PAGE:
What was the percentage of bulls and chicken bulls at the market highs this year? It was 73% -- 55% bulls and 18% chicken bulls. Two months later, the S&P was down 142 points and the

Dow

was 710 points lower. As of this writing, bulls and chicken bulls are at 70% (43% bulls, 27% chicken bulls). If I were forced to take a side, I would say this is mildly bullish in the short term, but, as is the case with the VIX, the argument is not convincing.

Yes, Virginia, even the oft-under-appreciated bond market (my home) has its share of sentiment indicators. Two of those are market vane (

Barron's

) and the trader's commitment or hedgers/speculators report.

This is the bond-market equivalent of the investors intelligence (man, I just hate saying it) report. It measures the percentage of investors bullish on interest rates (lower rates mean higher bond prices is, I think, the way it works).

Over the past year, the market vane indicator has ranged from close to 90% bullish down to 20% bullish. True to form, bond investors were most fervently convinced that yields were heading lower when the long bond yield was 4.69% last fall. When were they least bullish and most convinced rates were only headed higher? That was at 6.20%. What's most interesting is that the historical lows for bullishness have occurred quite recently, with a scant 23% of bond investors currently bullish.

The traders commitment report is a little arcane, I'll admit. Though at first blush, this one is pretty complicated, it's the message not the calculation that's important. This indicator measures activity in the futures market and tries to determine who is trading futures for legitimate, risk reducing hedging purposes (hedgers) and who's rolling the dice in dreams of early retirement (speculators).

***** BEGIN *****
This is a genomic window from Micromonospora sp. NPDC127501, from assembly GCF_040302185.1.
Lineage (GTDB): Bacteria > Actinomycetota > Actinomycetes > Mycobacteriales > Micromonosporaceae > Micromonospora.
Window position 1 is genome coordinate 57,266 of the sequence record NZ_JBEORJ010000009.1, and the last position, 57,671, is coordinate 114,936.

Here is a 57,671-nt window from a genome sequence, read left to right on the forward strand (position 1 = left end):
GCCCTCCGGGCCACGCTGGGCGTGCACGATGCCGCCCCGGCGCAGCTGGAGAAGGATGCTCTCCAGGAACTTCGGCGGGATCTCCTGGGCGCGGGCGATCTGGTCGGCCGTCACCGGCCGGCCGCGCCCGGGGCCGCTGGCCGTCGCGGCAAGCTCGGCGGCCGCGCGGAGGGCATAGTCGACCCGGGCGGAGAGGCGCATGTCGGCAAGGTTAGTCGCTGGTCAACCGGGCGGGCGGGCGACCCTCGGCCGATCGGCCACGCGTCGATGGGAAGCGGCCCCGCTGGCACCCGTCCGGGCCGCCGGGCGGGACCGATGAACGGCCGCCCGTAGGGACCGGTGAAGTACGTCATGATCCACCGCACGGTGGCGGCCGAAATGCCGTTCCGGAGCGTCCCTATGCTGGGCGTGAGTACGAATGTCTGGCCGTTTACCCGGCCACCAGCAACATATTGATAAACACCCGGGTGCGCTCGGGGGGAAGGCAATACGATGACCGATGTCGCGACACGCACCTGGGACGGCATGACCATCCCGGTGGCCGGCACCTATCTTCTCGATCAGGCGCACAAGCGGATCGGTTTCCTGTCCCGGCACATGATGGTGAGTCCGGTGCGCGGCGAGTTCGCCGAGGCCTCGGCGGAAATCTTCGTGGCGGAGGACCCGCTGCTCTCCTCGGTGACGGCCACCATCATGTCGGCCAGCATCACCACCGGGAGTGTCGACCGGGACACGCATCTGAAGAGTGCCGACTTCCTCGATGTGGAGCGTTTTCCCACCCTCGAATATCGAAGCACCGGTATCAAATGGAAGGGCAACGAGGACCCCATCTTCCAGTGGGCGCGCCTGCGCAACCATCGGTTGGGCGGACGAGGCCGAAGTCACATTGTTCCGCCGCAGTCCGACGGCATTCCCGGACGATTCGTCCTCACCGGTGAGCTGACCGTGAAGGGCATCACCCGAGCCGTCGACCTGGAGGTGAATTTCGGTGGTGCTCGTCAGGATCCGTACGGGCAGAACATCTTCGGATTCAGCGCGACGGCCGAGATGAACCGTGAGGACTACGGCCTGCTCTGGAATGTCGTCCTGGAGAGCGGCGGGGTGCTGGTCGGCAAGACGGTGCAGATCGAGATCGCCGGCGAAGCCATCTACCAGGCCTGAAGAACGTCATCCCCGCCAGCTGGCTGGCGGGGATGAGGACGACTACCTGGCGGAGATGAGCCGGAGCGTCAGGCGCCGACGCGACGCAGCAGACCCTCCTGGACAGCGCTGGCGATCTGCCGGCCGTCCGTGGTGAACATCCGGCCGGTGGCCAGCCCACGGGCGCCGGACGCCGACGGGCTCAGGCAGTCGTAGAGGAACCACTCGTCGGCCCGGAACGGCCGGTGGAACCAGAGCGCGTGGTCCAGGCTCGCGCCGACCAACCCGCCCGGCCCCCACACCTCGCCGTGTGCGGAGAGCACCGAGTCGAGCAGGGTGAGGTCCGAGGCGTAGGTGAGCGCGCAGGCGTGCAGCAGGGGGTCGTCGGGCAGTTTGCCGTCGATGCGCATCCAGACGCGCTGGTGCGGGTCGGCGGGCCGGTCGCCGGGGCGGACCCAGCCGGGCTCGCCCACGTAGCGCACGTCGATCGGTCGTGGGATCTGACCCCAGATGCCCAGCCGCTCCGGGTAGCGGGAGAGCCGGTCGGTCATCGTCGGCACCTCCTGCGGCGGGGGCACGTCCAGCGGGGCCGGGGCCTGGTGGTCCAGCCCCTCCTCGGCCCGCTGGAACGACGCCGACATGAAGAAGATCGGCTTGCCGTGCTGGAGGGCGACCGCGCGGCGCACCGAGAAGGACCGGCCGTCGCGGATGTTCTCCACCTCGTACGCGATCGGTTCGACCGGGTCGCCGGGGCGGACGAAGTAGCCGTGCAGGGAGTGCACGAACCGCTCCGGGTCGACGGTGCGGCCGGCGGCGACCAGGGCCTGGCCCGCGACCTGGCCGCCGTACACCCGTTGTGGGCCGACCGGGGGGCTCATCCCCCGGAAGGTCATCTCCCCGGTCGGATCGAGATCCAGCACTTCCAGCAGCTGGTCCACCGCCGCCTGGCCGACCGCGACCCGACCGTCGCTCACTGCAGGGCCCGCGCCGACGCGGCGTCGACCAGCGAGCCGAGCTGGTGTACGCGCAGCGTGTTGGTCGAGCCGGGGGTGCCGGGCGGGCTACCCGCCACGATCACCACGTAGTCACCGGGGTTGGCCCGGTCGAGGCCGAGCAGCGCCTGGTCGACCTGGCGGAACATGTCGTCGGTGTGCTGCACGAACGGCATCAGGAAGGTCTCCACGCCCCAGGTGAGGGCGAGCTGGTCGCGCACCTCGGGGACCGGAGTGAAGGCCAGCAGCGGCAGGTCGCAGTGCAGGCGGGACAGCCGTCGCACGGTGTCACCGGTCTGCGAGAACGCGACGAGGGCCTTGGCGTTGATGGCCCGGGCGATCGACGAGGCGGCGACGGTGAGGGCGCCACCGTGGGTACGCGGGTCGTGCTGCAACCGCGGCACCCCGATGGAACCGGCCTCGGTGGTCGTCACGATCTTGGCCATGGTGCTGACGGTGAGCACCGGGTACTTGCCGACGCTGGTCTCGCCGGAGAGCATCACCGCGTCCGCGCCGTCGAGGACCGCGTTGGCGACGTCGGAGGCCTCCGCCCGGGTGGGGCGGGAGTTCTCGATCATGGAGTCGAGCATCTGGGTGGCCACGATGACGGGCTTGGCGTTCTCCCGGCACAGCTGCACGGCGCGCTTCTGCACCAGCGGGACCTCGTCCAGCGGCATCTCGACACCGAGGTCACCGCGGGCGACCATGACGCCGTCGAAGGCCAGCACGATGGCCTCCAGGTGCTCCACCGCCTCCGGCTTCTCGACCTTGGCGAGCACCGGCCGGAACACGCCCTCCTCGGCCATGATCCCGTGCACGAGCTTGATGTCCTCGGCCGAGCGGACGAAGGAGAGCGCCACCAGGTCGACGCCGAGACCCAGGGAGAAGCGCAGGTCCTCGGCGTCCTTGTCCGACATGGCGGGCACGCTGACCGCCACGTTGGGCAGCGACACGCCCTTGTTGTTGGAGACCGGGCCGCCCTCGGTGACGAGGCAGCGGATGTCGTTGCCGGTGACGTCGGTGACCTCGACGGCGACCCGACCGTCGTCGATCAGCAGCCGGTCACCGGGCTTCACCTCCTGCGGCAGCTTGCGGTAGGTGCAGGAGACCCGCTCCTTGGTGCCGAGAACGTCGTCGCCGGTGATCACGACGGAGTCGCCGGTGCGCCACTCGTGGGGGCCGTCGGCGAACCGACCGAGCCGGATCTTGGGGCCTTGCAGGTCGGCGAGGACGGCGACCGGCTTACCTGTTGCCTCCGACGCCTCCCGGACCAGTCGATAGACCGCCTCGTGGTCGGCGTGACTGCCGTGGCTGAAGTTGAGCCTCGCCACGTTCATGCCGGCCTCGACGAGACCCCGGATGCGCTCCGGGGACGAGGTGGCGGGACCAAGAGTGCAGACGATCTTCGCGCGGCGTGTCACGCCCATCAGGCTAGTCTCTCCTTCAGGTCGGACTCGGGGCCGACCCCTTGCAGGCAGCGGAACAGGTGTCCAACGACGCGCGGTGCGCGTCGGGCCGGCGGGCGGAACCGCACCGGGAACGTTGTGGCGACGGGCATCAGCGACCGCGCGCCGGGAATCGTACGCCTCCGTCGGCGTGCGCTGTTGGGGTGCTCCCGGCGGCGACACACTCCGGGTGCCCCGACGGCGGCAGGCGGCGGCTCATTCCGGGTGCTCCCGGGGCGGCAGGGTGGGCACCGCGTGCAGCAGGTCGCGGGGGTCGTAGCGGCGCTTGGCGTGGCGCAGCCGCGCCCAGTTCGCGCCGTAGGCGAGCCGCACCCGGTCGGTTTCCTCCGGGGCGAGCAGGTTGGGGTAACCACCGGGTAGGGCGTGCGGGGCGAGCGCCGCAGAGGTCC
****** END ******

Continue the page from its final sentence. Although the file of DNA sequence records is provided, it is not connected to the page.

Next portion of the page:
The report further divides hedgers and speculators into bulls, or those expecting lower rates (long futures), and bears, or those anticipating higher rates (short futures). It's the speculators to focus on, since the only thing funnier than a speculator is a speculator on the wrong side of the market. When a preponderance of speculators is either bullish (long) or bearish (short), it means that if the market moves away from them, they have to cover their bets in a hurry or risk being at the listening end of a Jack-in-the-Box drive-through microphone. Currently, there are more than twice as many dollars bearish as bullish. If stocks falter, the economy slows or inflation doesn't materialize, rates could be headed much lower than most people think.

Though many sentiment indicators have contrarian intellectual appeal, they should be viewed as tactical -- as opposed to strategic -- opportunities. To insure long-term wealth creation, you should develop a strategic view of the future and invest accordingly. Strategic asset allocations should reduce the anxiety of day-to-day noise: I personally don't spend much time analyzing how Chairman

Alan Greenspan

parts his hair. Tactically, though, you can make a few bucks on the other side of excessive market sentiment, and it sure is fun to watch the cigar-smoking, cell-phone-using pros be wrong.

Jim Sweeney is the head of fixed income investments at Aeltus Investment Management in Hartford, Conn. His commentary on the financial markets is based upon information thought to be reliable and is not meant as investment advice. Aeltus manages institutional investment accounts and acts as adviser to the Aetna Mutual Funds. While Sweeney cannot provide investment advice or recommendations, he invites you to comment on his column by writing his colleague Jim Griffin at

GriffinJ@aeltus.com.